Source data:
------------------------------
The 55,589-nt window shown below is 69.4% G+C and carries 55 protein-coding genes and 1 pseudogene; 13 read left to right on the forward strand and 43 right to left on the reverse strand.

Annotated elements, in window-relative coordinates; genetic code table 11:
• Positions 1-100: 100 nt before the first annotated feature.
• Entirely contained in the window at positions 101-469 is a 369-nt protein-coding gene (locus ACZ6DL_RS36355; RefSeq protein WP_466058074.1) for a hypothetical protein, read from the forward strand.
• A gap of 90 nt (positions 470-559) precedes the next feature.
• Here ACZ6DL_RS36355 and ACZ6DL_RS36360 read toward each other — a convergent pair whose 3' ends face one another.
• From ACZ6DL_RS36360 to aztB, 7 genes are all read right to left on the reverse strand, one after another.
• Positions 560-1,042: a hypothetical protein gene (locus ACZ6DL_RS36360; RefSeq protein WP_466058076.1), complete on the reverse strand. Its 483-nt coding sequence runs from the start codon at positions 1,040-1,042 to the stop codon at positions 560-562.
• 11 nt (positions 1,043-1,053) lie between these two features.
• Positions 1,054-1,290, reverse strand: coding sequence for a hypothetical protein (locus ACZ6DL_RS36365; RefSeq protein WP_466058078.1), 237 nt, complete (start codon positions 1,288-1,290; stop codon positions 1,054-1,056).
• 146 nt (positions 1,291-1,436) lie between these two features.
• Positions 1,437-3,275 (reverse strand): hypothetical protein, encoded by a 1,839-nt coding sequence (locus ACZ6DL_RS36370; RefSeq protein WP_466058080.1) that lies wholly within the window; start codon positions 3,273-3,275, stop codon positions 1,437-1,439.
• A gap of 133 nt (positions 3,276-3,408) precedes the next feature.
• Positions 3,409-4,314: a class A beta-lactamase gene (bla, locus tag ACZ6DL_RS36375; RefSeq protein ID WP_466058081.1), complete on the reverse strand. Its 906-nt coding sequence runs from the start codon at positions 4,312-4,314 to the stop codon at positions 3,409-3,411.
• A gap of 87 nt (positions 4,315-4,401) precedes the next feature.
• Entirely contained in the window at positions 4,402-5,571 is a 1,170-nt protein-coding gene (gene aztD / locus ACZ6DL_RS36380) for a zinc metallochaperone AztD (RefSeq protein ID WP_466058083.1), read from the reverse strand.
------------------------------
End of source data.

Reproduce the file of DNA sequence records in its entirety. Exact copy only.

The 55,589-nt window shown below is 69.4% G+C and carries 55 protein-coding genes and 1 pseudogene; 13 read left to right on the forward strand and 43 right to left on the reverse strand.

Annotated elements, in window-relative coordinates; genetic code table 11:
• Positions 1-100: 100 nt before the first annotated feature.
• Entirely contained in the window at positions 101-469 is a 369-nt protein-coding gene (locus ACZ6DL_RS36355; RefSeq protein WP_466058074.1) for a hypothetical protein, read from the forward strand.
• A gap of 90 nt (positions 470-559) precedes the next feature.
• Here ACZ6DL_RS36355 and ACZ6DL_RS36360 read toward each other — a convergent pair whose 3' ends face one another.
• From ACZ6DL_RS36360 to aztB, 7 genes are all read right to left on the reverse strand, one after another.
• Positions 560-1,042: a hypothetical protein gene (locus ACZ6DL_RS36360; RefSeq protein WP_466058076.1), complete on the reverse strand. Its 483-nt coding sequence runs from the start codon at positions 1,040-1,042 to the stop codon at positions 560-562.
• 11 nt (positions 1,043-1,053) lie between these two features.
• Positions 1,054-1,290, reverse strand: coding sequence for a hypothetical protein (locus ACZ6DL_RS36365; RefSeq protein WP_466058078.1), 237 nt, complete (start codon positions 1,288-1,290; stop codon positions 1,054-1,056).
• 146 nt (positions 1,291-1,436) lie between these two features.
• Positions 1,437-3,275 (reverse strand): hypothetical protein, encoded by a 1,839-nt coding sequence (locus ACZ6DL_RS36370; RefSeq protein WP_466058080.1) that lies wholly within the window; start codon positions 3,273-3,275, stop codon positions 1,437-1,439.
• A gap of 133 nt (positions 3,276-3,408) precedes the next feature.
• Positions 3,409-4,314: a class A beta-lactamase gene (bla, locus tag ACZ6DL_RS36375; RefSeq protein ID WP_466058081.1), complete on the reverse strand. Its 906-nt coding sequence runs from the start codon at positions 4,312-4,314 to the stop codon at positions 3,409-3,411.
• A gap of 87 nt (positions 4,315-4,401) precedes the next feature.
• Entirely contained in the window at positions 4,402-5,571 is a 1,170-nt protein-coding gene (gene aztD / locus ACZ6DL_RS36380) for a zinc metallochaperone AztD (RefSeq protein ID WP_466058083.1), read from the reverse strand.